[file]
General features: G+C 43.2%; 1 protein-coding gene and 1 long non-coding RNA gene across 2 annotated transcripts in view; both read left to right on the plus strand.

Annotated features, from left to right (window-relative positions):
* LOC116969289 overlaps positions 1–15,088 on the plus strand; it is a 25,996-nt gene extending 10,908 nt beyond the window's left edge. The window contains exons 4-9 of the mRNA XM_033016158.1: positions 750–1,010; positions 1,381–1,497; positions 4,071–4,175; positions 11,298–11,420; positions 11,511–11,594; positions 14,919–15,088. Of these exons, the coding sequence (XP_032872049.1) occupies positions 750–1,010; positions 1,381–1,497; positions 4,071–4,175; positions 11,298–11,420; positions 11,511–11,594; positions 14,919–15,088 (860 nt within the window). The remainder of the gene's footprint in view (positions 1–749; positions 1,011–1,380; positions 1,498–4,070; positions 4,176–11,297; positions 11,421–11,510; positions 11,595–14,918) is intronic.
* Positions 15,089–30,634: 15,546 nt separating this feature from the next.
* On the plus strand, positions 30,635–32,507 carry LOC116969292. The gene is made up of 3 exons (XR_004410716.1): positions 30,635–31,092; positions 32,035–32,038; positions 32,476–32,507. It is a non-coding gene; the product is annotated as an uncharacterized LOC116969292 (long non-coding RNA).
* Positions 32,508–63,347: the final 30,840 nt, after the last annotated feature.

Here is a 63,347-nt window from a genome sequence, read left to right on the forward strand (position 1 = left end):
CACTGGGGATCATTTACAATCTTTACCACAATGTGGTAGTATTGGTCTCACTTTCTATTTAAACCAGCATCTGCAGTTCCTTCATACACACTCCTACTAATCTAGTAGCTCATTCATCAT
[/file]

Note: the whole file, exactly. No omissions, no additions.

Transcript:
General features: G+C 43.2%; 1 protein-coding gene and 1 long non-coding RNA gene across 2 annotated transcripts in view; both read left to right on the plus strand.

Annotated features, from left to right (window-relative positions):
* LOC116969289 overlaps positions 1–15,088 on the plus strand; it is a 25,996-nt gene extending 10,908 nt beyond the window's left edge. The window contains exons 4-9 of the mRNA XM_033016158.1: positions 750–1,010; positions 1,381–1,497; positions 4,071–4,175; positions 11,298–11,420; positions 11,511–11,594; positions 14,919–15,088. Of these exons, the coding sequence (XP_032872049.1) occupies positions 750–1,010; positions 1,381–1,497; positions 4,071–4,175; positions 11,298–11,420; positions 11,511–11,594; positions 14,919–15,088 (860 nt within the window). The remainder of the gene's footprint in view (positions 1–749; positions 1,011–1,380; positions 1,498–4,070; positions 4,176–11,297; positions 11,421–11,510; positions 11,595–14,918) is intronic.
* Positions 15,089–30,634: 15,546 nt separating this feature from the next.
* On the plus strand, positions 30,635–32,507 carry LOC116969292. The gene is made up of 3 exons (XR_004410716.1): positions 30,635–31,092; positions 32,035–32,038; positions 32,476–32,507. It is a non-coding gene; the product is annotated as an uncharacterized LOC116969292 (long non-coding RNA).
* Positions 32,508–63,347: the final 30,840 nt, after the last annotated feature.

Here is a 63,347-nt window from a genome sequence, read left to right on the forward strand (position 1 = left end):
CACTGGGGATCATTTACAATCTTTACCACAATGTGGTAGTATTGGTCTCACTTTCTATTTAAACCAGCATCTGCAGTTCCTTCATACACACTCCTACTAATCTAGTAGCTCATTCATCAT